Often times I am asked about my work with tribal nations from family, friends, and colleagues and what that work entails. I lead the community engagement efforts with the Collaborative Research Center for American Indian Health (CRCAIH) to help tribes build their research infrastructure. Five tribes, Oglala Sioux Tribe, Rosebud Sioux Tribe, Sisseton-Wahpeton Oyate, Tribal Nations Research Group with the Turtle Mountain Band of Chippewa Indians, and the Fond du Lac Band of Lake Superior Indians. Each tribal nation approaches how they build their infrastructure and capacity in various ways and have partnered with CRCAIH at different times in the last 6 years. What does that mean and why, is usually the follow up question.
Are you making an impact? Knowing the answer to this question can help assess the value and effectiveness of programs and initiatives focused on improving population health, as well as adjust the program or initiatives to make an impact. Is it important to emphasize the importance and value of using evidence-based findings to guide decision-making. Utilization of evidence-based findings provides a platform to guide development and implementation of programs and initiatives, highlighting what works to address issues in specific populations, such as health equity, childhood obesity, skin cancer prevention in youth, or access to healthy foods in rural communities. However, additional data and information is necessary to evaluate the impact and effectiveness of those programs and initiatives. Indicators provide that additional data and information to help determine if a program or initiative is being implemented as expected and outcomes are being achieved (Centers for Disease Control and Prevention, 2016).
How might a neighborhood improve health? One answer to explore is social-contact design. Environmental cues can encourage social interaction. Over time, frequent social interaction may develop into neighborly support and deeper relationships. People with supportive social ties have lower levels of mortality, better physical health, and improved psychological well-being.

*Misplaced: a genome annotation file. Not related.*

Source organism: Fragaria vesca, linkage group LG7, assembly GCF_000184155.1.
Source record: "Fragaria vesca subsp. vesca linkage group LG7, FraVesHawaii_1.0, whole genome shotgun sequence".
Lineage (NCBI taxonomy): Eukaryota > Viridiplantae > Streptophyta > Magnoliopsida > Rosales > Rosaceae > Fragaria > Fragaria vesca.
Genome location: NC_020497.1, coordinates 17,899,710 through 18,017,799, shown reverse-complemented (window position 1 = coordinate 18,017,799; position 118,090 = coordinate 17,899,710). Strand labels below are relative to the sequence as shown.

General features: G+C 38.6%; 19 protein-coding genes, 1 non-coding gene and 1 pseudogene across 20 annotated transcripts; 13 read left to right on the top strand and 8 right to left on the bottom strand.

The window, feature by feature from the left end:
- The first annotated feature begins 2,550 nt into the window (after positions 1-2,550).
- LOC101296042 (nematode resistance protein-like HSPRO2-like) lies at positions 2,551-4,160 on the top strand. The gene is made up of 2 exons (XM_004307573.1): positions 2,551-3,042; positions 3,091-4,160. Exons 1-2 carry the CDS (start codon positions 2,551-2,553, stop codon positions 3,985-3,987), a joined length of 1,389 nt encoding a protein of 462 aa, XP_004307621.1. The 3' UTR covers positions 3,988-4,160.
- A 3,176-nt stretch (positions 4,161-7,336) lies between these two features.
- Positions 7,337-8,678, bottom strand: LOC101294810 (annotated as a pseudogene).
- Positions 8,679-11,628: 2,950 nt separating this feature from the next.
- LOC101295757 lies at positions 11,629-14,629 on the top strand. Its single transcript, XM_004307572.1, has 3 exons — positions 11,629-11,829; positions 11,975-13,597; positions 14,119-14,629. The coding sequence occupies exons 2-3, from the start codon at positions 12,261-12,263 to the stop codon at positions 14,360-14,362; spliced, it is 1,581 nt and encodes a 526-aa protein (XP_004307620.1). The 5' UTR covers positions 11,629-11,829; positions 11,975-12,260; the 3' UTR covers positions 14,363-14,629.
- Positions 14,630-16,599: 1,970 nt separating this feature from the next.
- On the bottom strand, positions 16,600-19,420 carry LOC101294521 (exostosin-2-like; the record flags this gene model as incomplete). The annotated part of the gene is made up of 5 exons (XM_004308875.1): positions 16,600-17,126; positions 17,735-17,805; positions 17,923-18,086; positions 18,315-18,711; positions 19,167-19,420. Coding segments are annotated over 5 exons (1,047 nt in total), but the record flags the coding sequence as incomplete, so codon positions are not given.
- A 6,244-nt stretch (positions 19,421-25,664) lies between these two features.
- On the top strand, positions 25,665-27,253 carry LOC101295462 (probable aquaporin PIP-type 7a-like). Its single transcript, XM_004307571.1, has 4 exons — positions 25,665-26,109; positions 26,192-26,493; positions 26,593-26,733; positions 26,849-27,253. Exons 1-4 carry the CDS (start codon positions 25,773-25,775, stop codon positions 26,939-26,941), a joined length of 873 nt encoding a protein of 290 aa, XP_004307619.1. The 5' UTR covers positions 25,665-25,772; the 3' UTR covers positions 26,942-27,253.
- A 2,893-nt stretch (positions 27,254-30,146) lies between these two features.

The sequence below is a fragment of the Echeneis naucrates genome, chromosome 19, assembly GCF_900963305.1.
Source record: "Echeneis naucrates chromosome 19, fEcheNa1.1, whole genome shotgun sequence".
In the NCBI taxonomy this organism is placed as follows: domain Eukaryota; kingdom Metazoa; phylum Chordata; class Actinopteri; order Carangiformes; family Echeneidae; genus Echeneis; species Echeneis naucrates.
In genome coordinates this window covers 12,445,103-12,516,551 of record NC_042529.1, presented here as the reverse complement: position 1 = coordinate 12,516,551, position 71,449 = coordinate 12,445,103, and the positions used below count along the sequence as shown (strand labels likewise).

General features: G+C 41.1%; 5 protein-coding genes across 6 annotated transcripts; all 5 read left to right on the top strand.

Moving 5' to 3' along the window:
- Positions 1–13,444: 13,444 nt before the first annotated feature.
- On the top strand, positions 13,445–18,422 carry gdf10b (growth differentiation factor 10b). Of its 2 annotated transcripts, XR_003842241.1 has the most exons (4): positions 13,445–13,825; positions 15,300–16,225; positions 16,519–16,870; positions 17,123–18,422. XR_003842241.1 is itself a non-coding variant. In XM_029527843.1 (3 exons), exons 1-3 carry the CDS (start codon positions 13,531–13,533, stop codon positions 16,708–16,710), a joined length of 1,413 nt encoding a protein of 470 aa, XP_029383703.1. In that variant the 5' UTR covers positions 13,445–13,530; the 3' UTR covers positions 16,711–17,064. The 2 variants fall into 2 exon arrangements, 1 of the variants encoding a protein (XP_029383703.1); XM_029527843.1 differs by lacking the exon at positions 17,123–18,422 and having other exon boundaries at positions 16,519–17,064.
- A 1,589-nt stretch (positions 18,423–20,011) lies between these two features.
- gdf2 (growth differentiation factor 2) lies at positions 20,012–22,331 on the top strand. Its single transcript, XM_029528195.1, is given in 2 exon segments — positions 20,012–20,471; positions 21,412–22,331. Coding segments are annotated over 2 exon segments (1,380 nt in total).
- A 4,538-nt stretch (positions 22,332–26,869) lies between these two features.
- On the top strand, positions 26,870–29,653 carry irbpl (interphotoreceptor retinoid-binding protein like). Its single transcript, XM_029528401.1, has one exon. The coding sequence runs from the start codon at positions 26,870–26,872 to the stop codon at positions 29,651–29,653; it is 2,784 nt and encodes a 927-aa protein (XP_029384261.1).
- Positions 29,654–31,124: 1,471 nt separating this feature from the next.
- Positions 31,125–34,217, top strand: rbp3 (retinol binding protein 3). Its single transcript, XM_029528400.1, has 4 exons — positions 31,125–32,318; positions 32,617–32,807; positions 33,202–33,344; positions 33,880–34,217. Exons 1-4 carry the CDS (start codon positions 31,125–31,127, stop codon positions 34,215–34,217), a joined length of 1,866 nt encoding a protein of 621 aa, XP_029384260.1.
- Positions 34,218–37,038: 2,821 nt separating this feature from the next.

A story is “that one thing happens in consequence of another” (Davidson, 2017). A story consists of a beginning, middle, and ending or is crafted of three elements; plot, character, and moral (Davidson, 2017). Imagine you are immersed in reading an exciting book, where the story is building, and you eagerly read to see how it ends…but your dog gets a hold of your book and proceeds to chew up the last few pages…leaving you wondering how the story ends.
According to the Merriam-Webster Dictionary (20118), equitable means “having or exhibiting equity or dealing fairly and equally with all concerned” (2018). In an equitable society everyone would have equal access to goods and services regardless of socio-economic status, gender, race, and the alike. When we look at equity from a health lens, that means that everyone has the opportunity to achieve their highest level of health (Benjamin, 2018). Now, in an ideal world, that would be great, however, since we do not live in one, there is ample opportunity and need to achieve health equity.
Right now, at least 17,000 South Dakotans are living with Alzheimer’s disease. It is the 5th leading cause of death in our state. South Dakota also has the 3rd highest Alzheimer’s death rate in America. The numbers are staggering, and yet South Dakota remains one of just a handful of states that does not have a State Plan on Alzheimer’s and related dementias.